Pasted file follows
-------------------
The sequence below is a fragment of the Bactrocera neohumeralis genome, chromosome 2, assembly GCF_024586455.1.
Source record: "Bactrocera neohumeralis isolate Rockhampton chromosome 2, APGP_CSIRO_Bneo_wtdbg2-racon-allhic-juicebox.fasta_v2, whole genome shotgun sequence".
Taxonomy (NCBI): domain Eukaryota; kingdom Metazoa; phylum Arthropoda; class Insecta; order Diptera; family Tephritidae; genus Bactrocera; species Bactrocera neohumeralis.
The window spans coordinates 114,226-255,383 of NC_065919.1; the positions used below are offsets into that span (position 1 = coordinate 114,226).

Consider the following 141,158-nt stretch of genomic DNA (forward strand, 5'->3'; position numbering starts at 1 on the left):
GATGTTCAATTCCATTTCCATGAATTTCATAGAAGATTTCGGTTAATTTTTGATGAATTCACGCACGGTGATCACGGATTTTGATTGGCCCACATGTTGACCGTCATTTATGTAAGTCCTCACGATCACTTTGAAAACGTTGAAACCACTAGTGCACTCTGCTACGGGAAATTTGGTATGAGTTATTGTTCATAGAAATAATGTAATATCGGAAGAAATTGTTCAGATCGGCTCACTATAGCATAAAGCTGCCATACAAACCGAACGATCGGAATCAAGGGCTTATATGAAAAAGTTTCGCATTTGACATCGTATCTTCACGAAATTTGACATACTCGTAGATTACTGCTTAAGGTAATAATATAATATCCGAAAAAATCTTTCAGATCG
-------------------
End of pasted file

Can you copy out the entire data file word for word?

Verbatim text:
The sequence below is a fragment of the Bactrocera neohumeralis genome, chromosome 2, assembly GCF_024586455.1.
Source record: "Bactrocera neohumeralis isolate Rockhampton chromosome 2, APGP_CSIRO_Bneo_wtdbg2-racon-allhic-juicebox.fasta_v2, whole genome shotgun sequence".
Taxonomy (NCBI): domain Eukaryota; kingdom Metazoa; phylum Arthropoda; class Insecta; order Diptera; family Tephritidae; genus Bactrocera; species Bactrocera neohumeralis.
The window spans coordinates 114,226-255,383 of NC_065919.1; the positions used below are offsets into that span (position 1 = coordinate 114,226).

Consider the following 141,158-nt stretch of genomic DNA (forward strand, 5'->3'; position numbering starts at 1 on the left):
GATGTTCAATTCCATTTCCATGAATTTCATAGAAGATTTCGGTTAATTTTTGATGAATTCACGCACGGTGATCACGGATTTTGATTGGCCCACATGTTGACCGTCATTTATGTAAGTCCTCACGATCACTTTGAAAACGTTGAAACCACTAGTGCACTCTGCTACGGGAAATTTGGTATGAGTTATTGTTCATAGAAATAATGTAATATCGGAAGAAATTGTTCAGATCGGCTCACTATAGCATAAAGCTGCCATACAAACCGAACGATCGGAATCAAGGGCTTATATGAAAAAGTTTCGCATTTGACATCGTATCTTCACGAAATTTGACATACTCGTAGATTACTGCTTAAGGTAATAATATAATATCCGAAAAAATCTTTCAGATCG